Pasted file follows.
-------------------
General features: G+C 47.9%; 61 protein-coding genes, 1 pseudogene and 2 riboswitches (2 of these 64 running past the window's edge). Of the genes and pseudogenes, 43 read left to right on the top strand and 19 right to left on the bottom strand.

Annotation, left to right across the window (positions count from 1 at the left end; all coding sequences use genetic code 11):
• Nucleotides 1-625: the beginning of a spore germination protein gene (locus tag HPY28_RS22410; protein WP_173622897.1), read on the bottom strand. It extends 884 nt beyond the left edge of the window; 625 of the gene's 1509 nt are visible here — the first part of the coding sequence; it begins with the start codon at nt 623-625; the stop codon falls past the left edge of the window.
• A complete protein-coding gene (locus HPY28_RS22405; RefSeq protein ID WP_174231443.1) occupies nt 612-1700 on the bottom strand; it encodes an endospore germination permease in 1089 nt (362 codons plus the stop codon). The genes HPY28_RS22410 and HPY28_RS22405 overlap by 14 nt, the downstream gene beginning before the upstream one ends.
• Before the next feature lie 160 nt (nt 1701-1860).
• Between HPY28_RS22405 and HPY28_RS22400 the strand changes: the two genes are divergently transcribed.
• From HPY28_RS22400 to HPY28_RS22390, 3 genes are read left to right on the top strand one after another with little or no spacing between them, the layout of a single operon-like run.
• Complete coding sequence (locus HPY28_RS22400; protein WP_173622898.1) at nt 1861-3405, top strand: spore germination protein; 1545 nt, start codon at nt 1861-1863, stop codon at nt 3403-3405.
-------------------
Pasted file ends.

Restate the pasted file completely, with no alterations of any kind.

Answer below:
General features: G+C 47.9%; 61 protein-coding genes, 1 pseudogene and 2 riboswitches (2 of these 64 running past the window's edge). Of the genes and pseudogenes, 43 read left to right on the top strand and 19 right to left on the bottom strand.

Annotation, left to right across the window (positions count from 1 at the left end; all coding sequences use genetic code 11):
• Nucleotides 1-625: the beginning of a spore germination protein gene (locus tag HPY28_RS22410; protein WP_173622897.1), read on the bottom strand. It extends 884 nt beyond the left edge of the window; 625 of the gene's 1509 nt are visible here — the first part of the coding sequence; it begins with the start codon at nt 623-625; the stop codon falls past the left edge of the window.
• A complete protein-coding gene (locus HPY28_RS22405; RefSeq protein ID WP_174231443.1) occupies nt 612-1700 on the bottom strand; it encodes an endospore germination permease in 1089 nt (362 codons plus the stop codon). The genes HPY28_RS22410 and HPY28_RS22405 overlap by 14 nt, the downstream gene beginning before the upstream one ends.
• Before the next feature lie 160 nt (nt 1701-1860).
• Between HPY28_RS22405 and HPY28_RS22400 the strand changes: the two genes are divergently transcribed.
• From HPY28_RS22400 to HPY28_RS22390, 3 genes are read left to right on the top strand one after another with little or no spacing between them, the layout of a single operon-like run.
• Complete coding sequence (locus HPY28_RS22400; protein WP_173622898.1) at nt 1861-3405, top strand: spore germination protein; 1545 nt, start codon at nt 1861-1863, stop codon at nt 3403-3405.